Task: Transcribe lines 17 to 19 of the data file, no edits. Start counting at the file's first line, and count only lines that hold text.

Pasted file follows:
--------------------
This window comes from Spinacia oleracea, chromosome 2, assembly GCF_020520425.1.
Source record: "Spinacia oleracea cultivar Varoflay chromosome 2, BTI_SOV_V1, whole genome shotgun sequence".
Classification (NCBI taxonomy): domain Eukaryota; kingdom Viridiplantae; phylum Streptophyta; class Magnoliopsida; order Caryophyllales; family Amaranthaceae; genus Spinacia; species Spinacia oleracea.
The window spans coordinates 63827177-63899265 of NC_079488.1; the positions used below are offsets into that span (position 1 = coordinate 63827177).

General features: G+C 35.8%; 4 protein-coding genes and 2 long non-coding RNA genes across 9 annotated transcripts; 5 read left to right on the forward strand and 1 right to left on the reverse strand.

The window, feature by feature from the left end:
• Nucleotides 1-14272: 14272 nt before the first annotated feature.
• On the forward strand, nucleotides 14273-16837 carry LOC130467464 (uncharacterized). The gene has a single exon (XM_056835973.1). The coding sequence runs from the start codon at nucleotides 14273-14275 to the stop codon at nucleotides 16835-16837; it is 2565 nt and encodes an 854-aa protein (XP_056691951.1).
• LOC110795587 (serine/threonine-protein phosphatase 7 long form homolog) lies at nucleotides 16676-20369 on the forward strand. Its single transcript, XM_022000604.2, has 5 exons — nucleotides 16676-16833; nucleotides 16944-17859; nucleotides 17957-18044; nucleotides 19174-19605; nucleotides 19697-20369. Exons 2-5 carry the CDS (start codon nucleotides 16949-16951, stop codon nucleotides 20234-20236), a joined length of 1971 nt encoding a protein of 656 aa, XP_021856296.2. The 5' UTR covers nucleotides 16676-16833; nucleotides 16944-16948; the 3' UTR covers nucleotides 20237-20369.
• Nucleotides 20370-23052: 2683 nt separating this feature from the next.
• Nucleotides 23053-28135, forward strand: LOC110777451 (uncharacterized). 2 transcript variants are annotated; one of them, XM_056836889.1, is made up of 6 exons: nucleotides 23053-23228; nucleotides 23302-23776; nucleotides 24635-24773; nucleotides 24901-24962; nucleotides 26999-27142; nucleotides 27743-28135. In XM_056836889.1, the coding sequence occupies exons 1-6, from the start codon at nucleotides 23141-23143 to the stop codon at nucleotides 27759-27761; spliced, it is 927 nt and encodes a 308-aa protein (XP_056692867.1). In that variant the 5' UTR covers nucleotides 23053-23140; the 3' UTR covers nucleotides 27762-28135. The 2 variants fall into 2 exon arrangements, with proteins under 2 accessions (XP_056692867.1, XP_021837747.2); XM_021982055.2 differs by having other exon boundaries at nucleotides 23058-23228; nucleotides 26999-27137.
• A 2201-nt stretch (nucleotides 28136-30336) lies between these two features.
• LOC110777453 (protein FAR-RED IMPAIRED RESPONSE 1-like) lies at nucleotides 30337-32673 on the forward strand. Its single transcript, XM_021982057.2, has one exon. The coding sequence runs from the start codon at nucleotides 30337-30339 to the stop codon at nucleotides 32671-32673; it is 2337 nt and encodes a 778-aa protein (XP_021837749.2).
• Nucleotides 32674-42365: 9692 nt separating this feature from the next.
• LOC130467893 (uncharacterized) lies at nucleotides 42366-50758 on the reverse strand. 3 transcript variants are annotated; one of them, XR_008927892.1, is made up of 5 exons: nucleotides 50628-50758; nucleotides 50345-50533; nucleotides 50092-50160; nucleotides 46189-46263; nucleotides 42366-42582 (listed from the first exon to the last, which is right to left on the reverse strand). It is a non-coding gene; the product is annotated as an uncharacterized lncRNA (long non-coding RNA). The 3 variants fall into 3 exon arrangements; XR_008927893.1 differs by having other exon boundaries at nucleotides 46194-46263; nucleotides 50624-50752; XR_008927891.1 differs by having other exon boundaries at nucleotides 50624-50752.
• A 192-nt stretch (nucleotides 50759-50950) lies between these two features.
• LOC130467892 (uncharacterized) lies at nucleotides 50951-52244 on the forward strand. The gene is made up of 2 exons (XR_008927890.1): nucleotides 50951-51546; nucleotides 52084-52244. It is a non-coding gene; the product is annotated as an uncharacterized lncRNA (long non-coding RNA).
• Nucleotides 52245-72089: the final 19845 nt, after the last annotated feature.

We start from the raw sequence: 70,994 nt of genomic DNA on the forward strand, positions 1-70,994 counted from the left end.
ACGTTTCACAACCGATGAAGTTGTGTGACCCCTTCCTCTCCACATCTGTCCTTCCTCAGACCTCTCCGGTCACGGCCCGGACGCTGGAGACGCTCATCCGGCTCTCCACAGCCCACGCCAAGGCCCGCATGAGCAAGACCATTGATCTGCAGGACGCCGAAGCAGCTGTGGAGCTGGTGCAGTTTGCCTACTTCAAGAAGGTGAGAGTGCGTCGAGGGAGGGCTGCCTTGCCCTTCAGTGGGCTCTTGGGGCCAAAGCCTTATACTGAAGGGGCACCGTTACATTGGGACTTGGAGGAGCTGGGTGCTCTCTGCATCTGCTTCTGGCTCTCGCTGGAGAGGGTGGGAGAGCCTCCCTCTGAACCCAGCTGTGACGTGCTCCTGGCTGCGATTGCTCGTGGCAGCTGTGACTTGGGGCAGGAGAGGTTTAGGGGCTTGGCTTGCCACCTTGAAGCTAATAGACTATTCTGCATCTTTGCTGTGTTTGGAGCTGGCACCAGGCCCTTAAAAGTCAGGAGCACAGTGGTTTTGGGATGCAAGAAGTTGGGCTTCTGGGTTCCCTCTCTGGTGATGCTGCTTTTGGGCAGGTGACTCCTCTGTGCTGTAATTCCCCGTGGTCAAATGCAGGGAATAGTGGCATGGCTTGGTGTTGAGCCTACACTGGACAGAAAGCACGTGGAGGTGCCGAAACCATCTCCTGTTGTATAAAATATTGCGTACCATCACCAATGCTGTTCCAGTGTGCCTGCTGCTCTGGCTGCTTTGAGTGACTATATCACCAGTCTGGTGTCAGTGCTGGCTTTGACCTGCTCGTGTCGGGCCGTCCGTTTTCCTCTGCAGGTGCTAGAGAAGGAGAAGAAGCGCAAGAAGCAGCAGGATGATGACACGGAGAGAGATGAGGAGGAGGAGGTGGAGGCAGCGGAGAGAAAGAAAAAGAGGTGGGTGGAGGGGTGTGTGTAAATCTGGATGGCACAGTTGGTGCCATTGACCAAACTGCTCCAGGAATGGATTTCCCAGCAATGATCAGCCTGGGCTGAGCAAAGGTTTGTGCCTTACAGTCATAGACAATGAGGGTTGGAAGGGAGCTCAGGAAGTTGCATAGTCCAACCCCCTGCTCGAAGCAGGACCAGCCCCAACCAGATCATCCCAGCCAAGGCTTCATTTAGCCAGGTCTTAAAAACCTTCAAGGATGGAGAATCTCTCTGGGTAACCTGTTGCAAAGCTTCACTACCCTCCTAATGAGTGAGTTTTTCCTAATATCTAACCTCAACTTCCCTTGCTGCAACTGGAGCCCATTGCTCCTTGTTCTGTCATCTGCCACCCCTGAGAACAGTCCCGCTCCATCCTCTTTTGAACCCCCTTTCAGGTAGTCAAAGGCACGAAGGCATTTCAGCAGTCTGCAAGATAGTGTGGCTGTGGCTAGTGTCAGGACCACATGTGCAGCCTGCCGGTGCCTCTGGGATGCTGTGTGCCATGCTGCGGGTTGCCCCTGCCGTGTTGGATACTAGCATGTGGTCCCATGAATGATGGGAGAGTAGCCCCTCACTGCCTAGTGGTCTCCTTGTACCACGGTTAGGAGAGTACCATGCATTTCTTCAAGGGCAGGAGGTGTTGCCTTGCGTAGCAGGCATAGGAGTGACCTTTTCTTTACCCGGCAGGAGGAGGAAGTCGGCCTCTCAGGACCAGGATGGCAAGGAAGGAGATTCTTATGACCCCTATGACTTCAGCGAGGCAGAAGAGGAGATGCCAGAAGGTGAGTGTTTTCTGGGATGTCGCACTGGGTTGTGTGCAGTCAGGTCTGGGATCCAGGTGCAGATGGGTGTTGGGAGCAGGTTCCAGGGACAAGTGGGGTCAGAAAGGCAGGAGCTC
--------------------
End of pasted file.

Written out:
• LOC130467892 (uncharacterized) lies at nucleotides 50951-52244 on the forward strand. The gene is made up of 2 exons (XR_008927890.1): nucleotides 50951-51546; nucleotides 52084-52244. It is a non-coding gene; the product is annotated as an uncharacterized lncRNA (long non-coding RNA).
• Nucleotides 52245-72089: the final 19845 nt, after the last annotated feature.

We start from the raw sequence: 70,994 nt of genomic DNA on the forward strand, positions 1-70,994 counted from the left end.